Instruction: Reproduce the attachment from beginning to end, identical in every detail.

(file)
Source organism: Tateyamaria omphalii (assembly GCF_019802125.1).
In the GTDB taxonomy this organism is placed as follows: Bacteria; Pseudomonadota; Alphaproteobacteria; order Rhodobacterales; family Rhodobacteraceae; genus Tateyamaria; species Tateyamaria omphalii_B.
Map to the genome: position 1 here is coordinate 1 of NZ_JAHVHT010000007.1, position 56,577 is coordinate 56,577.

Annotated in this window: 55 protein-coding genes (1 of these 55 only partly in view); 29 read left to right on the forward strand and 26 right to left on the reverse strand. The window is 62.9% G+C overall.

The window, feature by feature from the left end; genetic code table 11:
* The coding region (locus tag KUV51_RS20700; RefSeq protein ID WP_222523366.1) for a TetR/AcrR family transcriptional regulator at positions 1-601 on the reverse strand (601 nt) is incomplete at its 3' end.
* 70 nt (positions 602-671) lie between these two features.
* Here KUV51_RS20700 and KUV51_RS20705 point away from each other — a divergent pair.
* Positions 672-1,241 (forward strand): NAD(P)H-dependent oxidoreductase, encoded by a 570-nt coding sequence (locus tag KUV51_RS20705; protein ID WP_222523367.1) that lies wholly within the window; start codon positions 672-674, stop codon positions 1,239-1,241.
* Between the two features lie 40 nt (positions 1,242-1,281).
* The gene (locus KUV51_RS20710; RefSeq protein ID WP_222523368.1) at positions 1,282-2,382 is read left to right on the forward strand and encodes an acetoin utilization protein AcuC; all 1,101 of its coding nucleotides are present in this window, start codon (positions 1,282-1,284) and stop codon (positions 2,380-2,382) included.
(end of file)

Source organism: Tateyamaria omphalii (assembly GCF_019802125.1).
In the GTDB taxonomy this organism is placed as follows: Bacteria; Pseudomonadota; Alphaproteobacteria; order Rhodobacterales; family Rhodobacteraceae; genus Tateyamaria; species Tateyamaria omphalii_B.
Map to the genome: position 1 here is coordinate 1 of NZ_JAHVHT010000007.1, position 56,577 is coordinate 56,577.

Annotated in this window: 55 protein-coding genes (1 of these 55 only partly in view); 29 read left to right on the forward strand and 26 right to left on the reverse strand. The window is 62.9% G+C overall.

The window, feature by feature from the left end; genetic code table 11:
* The coding region (locus tag KUV51_RS20700; RefSeq protein ID WP_222523366.1) for a TetR/AcrR family transcriptional regulator at positions 1-601 on the reverse strand (601 nt) is incomplete at its 3' end.
* 70 nt (positions 602-671) lie between these two features.
* Here KUV51_RS20700 and KUV51_RS20705 point away from each other — a divergent pair.
* Positions 672-1,241 (forward strand): NAD(P)H-dependent oxidoreductase, encoded by a 570-nt coding sequence (locus tag KUV51_RS20705; protein ID WP_222523367.1) that lies wholly within the window; start codon positions 672-674, stop codon positions 1,239-1,241.
* Between the two features lie 40 nt (positions 1,242-1,281).
* The gene (locus KUV51_RS20710; RefSeq protein ID WP_222523368.1) at positions 1,282-2,382 is read left to right on the forward strand and encodes an acetoin utilization protein AcuC; all 1,101 of its coding nucleotides are present in this window, start codon (positions 1,282-1,284) and stop codon (positions 2,380-2,382) included.